Scientists discovered new channels to excite magnetic waves with terahertz light

New insights into the ultrafast control of magnetic materials.


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Using light to excite and control lattice vibrations has proven to be an effective way to alter the behavior of quantum materials when they are not in equilibrium. Expanding this approach beyond interactions among coherent phonons to include nonlinear couplings among other collective modes could offer new possibilities for manipulating the dynamic properties of solids.

For instance, magnetic materials have collective excitations known as magnons, which can carry information with minimal energy loss. Controlling these magnons coherently and nonlinearly makes it possible to create a promising method for information processing and storage based on collective modes. This could be particularly useful in emerging fields like spintronics and magnonics.

In a study, researchers from MIT and the University of Texas at Austin demonstrate the ability to control the dancing patterns of tiny magnetic bits, often referred to as “spin waves” or “magnons,” nonlinearly, akin to how skilled guitar players manipulate guitar strings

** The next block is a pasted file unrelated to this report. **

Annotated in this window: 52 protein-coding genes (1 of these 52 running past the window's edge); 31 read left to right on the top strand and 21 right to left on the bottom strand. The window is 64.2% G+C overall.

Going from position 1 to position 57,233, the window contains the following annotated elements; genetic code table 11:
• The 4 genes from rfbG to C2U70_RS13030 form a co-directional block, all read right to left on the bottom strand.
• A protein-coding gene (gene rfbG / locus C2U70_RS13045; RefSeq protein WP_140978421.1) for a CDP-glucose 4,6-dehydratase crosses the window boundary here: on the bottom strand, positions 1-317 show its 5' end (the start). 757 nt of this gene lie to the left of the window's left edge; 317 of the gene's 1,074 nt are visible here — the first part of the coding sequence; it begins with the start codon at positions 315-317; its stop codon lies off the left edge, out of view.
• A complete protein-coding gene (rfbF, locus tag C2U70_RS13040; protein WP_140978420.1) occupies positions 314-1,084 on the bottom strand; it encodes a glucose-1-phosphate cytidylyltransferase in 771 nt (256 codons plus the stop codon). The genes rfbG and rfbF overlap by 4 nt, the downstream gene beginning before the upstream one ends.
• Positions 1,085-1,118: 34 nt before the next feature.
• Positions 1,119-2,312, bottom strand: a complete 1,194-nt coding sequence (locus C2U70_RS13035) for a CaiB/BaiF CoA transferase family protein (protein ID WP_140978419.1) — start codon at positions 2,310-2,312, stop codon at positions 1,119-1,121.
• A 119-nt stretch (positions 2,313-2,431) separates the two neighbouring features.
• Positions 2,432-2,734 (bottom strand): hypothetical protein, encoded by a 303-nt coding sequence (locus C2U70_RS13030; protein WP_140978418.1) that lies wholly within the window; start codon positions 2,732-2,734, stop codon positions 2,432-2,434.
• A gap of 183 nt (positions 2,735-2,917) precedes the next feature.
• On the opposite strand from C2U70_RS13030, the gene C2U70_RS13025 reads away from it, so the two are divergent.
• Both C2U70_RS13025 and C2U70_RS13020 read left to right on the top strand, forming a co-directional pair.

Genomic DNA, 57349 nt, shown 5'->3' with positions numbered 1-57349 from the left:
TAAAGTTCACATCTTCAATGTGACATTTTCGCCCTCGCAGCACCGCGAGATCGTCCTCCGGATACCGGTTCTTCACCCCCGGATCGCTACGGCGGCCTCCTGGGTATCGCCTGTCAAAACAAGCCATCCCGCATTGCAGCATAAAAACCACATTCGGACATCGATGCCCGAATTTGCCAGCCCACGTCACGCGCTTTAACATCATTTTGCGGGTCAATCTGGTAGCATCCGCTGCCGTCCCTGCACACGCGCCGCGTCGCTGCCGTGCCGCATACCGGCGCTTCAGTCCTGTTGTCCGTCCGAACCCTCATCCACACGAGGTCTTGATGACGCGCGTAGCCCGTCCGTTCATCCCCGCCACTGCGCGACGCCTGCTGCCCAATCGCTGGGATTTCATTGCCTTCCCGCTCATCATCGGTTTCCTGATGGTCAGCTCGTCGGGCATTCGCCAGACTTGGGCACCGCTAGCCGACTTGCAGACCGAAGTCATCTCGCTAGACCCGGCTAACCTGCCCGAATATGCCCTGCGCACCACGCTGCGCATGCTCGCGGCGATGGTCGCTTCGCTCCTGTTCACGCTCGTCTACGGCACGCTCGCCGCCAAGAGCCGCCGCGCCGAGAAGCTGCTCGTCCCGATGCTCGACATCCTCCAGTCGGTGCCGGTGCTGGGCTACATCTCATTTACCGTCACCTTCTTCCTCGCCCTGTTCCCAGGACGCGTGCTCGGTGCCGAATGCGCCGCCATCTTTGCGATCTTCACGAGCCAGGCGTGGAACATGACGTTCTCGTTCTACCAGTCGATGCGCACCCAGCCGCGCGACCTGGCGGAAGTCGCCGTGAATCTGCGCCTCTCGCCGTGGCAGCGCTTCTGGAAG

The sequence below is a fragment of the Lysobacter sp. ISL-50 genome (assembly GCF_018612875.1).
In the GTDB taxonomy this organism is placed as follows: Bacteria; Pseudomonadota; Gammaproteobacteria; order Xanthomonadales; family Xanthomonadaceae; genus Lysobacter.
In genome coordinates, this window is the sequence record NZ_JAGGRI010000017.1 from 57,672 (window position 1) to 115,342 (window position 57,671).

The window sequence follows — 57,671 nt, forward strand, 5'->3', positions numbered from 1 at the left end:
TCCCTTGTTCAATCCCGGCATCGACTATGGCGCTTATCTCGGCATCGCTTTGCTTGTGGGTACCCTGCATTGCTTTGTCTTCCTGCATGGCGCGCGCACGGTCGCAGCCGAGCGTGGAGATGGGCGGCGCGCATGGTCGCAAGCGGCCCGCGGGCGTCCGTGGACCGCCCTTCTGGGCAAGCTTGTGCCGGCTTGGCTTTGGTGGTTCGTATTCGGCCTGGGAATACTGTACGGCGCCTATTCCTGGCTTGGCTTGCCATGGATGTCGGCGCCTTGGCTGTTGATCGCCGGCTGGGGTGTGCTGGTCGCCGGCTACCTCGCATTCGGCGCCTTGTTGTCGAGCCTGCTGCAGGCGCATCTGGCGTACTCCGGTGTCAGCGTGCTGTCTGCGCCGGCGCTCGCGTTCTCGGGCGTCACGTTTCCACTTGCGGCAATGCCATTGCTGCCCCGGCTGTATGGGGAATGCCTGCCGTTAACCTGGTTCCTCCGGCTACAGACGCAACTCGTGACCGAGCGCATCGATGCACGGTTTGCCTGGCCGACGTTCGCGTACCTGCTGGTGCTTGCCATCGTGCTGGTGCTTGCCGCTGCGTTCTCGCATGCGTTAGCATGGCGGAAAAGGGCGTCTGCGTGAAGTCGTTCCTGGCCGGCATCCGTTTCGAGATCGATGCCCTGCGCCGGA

The researchers employed powerful terahertz (THz) fields generated by specially designed laser pulses operating at extreme infrared frequencies to initiate a spin wave at its typical frequency. However, instead of only stimulating one spin wave, as typically anticipated, they also induced another spin wave with a higher frequency.

MIT graduate student Zhuquan Zhang said, “This really surprised us. It meant we could nonlinearly control the energy flow within these magnetic systems.”

The researchers created an advanced tool to discover how different spin waves interacted and what patterns they followed. “THz light is hard to see with the naked eye, unlike visible light,” Gao explains“But with our new technique, we can measure THz signals using just one light pulse, which was crucial for these experiments.”

Their study shows how light can affect spins in a unique way. Because these tiny magnetic bits and their movements use less energy than electric charges, scientists are excited about their potential for changing how computers work. This discovery gives us a tool to move closer to a future where we use spins for fast information processing. It could lead to things like magnonic transistors and quantum computing devices.

Journal Reference:

  1. Zhang, Z., Gao, F.Y., Chien, YC. et al. Terahertz-field-driven magnon upconversion in an antiferromagnet. Nat. Phys. (2024). DOI: 10.1038/s41567-023-02350-7


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